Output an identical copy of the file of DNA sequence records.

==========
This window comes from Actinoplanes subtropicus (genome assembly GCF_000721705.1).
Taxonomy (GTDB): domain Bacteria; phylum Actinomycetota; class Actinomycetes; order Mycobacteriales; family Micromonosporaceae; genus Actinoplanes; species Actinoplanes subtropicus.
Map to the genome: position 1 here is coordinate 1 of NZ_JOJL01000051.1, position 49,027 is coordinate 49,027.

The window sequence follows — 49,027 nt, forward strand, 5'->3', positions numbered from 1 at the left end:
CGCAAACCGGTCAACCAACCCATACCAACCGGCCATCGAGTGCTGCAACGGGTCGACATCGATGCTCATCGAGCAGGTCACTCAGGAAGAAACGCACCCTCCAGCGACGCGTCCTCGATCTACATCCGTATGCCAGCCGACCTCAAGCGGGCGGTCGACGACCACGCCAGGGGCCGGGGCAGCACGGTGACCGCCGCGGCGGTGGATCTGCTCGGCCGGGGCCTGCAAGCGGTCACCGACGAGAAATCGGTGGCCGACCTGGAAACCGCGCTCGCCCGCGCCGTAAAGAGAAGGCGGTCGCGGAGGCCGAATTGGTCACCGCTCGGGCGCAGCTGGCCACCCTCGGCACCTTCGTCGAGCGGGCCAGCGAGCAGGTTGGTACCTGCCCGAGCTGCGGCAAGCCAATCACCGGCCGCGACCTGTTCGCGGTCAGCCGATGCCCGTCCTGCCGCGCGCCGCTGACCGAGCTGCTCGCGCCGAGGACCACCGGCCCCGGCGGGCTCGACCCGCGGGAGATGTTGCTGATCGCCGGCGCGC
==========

This window comes from Actinoplanes subtropicus (genome assembly GCF_000721705.1).
Taxonomy (GTDB): domain Bacteria; phylum Actinomycetota; class Actinomycetes; order Mycobacteriales; family Micromonosporaceae; genus Actinoplanes; species Actinoplanes subtropicus.
Map to the genome: position 1 here is coordinate 1 of NZ_JOJL01000051.1, position 49,027 is coordinate 49,027.

The window sequence follows — 49,027 nt, forward strand, 5'->3', positions numbered from 1 at the left end:
CGCAAACCGGTCAACCAACCCATACCAACCGGCCATCGAGTGCTGCAACGGGTCGACATCGATGCTCATCGAGCAGGTCACTCAGGAAGAAACGCACCCTCCAGCGACGCGTCCTCGATCTACATCCGTATGCCAGCCGACCTCAAGCGGGCGGTCGACGACCACGCCAGGGGCCGGGGCAGCACGGTGACCGCCGCGGCGGTGGATCTGCTCGGCCGGGGCCTGCAAGCGGTCACCGACGAGAAATCGGTGGCCGACCTGGAAACCGCGCTCGCCCGCGCCGTAAAGAGAAGGCGGTCGCGGAGGCCGAATTGGTCACCGCTCGGGCGCAGCTGGCCACCCTCGGCACCTTCGTCGAGCGGGCCAGCGAGCAGGTTGGTACCTGCCCGAGCTGCGGCAAGCCAATCACCGGCCGCGACCTGTTCGCGGTCAGCCGATGCCCGTCCTGCCGCGCGCCGCTGACCGAGCTGCTCGCGCCGAGGACCACCGGCCCCGGCGGGCTCGACCCGCGGGAGATGTTGCTGATCGCCGGCGCGC